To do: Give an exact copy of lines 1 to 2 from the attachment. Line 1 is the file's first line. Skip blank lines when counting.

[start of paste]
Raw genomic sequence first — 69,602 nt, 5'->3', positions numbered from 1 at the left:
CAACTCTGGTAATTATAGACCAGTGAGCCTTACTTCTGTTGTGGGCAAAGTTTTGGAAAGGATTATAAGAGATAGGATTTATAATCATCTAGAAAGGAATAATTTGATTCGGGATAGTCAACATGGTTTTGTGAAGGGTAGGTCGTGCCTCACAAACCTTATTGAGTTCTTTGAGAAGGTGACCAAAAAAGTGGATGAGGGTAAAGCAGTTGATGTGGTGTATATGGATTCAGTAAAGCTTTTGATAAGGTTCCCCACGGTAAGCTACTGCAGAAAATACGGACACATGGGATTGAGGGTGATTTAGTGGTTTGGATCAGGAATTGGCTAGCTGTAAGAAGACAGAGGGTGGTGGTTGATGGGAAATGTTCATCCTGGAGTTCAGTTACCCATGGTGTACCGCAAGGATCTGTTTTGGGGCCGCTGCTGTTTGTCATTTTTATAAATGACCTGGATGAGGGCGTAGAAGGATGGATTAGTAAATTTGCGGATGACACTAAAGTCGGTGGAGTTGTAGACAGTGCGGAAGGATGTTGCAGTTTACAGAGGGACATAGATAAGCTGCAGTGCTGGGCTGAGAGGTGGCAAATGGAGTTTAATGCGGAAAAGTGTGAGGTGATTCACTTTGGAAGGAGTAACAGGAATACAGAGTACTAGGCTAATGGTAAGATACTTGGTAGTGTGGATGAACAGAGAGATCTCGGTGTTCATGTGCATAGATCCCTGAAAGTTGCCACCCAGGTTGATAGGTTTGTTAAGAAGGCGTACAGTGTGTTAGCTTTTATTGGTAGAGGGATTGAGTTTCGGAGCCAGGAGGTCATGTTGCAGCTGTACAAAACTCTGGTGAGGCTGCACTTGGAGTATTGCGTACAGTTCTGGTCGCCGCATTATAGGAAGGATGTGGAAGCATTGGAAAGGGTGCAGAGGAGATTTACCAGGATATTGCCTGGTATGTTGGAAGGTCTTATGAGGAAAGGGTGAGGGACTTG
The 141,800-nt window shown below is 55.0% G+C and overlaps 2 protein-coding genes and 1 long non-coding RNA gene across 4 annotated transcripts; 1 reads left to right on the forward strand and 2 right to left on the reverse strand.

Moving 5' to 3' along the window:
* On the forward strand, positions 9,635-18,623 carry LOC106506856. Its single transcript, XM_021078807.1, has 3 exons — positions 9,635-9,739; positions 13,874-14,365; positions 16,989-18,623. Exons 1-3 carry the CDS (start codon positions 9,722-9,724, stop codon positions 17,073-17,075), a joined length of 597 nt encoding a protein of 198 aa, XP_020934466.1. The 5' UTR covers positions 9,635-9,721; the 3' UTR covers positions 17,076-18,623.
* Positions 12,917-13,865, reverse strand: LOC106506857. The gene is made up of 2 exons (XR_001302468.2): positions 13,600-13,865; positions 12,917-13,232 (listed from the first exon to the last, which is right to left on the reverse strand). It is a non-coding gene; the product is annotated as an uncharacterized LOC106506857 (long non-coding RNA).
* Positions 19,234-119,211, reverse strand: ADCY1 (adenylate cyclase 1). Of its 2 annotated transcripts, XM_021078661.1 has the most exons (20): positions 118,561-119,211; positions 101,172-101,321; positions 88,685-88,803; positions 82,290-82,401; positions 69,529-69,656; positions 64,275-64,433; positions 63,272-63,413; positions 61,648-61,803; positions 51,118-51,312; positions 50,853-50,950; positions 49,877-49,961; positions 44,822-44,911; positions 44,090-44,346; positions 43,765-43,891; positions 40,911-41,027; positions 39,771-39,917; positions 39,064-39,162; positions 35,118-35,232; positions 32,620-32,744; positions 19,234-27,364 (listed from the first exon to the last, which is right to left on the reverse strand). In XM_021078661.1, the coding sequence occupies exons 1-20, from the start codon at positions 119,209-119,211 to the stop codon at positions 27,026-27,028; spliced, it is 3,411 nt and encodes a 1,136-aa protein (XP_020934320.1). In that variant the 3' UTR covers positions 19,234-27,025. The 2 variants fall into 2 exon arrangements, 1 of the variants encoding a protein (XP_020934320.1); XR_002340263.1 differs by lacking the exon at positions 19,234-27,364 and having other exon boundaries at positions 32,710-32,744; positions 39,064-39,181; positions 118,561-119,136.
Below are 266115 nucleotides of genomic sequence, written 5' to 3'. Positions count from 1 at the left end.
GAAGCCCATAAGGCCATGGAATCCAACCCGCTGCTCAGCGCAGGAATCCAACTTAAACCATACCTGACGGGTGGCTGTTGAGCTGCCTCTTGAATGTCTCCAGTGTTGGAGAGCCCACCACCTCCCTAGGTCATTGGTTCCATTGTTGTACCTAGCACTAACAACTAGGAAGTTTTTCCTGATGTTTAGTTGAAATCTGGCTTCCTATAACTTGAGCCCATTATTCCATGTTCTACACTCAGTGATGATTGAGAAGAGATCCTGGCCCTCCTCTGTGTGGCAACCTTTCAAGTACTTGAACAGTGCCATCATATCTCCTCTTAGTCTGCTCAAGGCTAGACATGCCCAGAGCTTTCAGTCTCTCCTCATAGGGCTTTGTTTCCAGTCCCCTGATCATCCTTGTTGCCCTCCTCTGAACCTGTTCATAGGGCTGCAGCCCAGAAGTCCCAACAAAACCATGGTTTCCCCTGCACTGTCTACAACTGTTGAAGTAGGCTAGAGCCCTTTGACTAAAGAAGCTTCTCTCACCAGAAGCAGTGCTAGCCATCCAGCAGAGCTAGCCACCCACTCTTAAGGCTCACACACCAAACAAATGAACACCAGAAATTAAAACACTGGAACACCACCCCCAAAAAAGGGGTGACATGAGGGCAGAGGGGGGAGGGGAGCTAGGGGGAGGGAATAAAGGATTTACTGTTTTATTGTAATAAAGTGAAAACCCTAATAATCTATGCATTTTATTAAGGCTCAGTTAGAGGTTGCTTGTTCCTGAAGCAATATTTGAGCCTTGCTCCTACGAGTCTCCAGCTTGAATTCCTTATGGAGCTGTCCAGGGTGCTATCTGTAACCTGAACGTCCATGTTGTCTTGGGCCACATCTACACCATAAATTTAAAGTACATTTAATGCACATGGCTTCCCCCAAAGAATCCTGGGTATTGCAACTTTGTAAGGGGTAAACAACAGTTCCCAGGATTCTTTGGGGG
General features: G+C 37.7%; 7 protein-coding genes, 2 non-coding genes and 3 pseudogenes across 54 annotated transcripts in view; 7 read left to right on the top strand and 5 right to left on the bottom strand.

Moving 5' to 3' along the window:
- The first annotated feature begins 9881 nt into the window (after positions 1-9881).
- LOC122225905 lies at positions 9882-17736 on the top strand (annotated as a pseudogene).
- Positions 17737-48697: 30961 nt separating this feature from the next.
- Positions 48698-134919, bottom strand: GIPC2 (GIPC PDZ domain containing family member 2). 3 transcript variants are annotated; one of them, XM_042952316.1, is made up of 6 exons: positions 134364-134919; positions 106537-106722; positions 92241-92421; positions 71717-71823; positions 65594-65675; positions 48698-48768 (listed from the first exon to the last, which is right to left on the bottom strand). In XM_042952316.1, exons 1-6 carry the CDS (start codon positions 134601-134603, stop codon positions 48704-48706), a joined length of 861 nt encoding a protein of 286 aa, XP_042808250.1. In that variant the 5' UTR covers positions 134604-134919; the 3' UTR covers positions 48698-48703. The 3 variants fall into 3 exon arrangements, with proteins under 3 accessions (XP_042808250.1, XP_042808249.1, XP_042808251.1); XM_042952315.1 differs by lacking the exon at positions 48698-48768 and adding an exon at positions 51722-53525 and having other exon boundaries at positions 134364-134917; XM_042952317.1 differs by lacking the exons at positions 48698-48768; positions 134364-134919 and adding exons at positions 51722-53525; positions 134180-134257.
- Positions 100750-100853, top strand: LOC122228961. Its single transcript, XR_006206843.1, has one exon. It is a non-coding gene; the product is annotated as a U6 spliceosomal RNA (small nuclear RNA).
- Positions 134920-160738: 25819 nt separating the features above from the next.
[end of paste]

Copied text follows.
Raw genomic sequence first — 69,602 nt, 5'->3', positions numbered from 1 at the left:
CAACTCTGGTAATTATAGACCAGTGAGCCTTACTTCTGTTGTGGGCAAAGTTTTGGAAAGGATTATAAGAGATAGGATTTATAATCATCTAGAAAGGAATAATTTGATTCGGGATAGTCAACATGGTTTTGTGAAGGGTAGGTCGTGCCTCACAAACCTTATTGAGTTCTTTGAGAAGGTGACCAAAAAAGTGGATGAGGGTAAAGCAGTTGATGTGGTGTATATGGATTCAGTAAAGCTTTTGATAAGGTTCCCCACGGTAAGCTACTGCAGAAAATACGGACACATGGGATTGAGGGTGATTTAGTGGTTTGGATCAGGAATTGGCTAGCTGTAAGAAGACAGAGGGTGGTGGTTGATGGGAAATGTTCATCCTGGAGTTCAGTTACCCATGGTGTACCGCAAGGATCTGTTTTGGGGCCGCTGCTGTTTGTCATTTTTATAAATGACCTGGATGAGGGCGTAGAAGGATGGATTAGTAAATTTGCGGATGACACTAAAGTCGGTGGAGTTGTAGACAGTGCGGAAGGATGTTGCAGTTTACAGAGGGACATAGATAAGCTGCAGTGCTGGGCTGAGAGGTGGCAAATGGAGTTTAATGCGGAAAAGTGTGAGGTGATTCACTTTGGAAGGAGTAACAGGAATACAGAGTACTAGGCTAATGGTAAGATACTTGGTAGTGTGGATGAACAGAGAGATCTCGGTGTTCATGTGCATAGATCCCTGAAAGTTGCCACCCAGGTTGATAGGTTTGTTAAGAAGGCGTACAGTGTGTTAGCTTTTATTGGTAGAGGGATTGAGTTTCGGAGCCAGGAGGTCATGTTGCAGCTGTACAAAACTCTGGTGAGGCTGCACTTGGAGTATTGCGTACAGTTCTGGTCGCCGCATTATAGGAAGGATGTGGAAGCATTGGAAAGGGTGCAGAGGAGATTTACCAGGATATTGCCTGGTATGTTGGAAGGTCTTATGAGGAAAGGGTGAGGGACTTG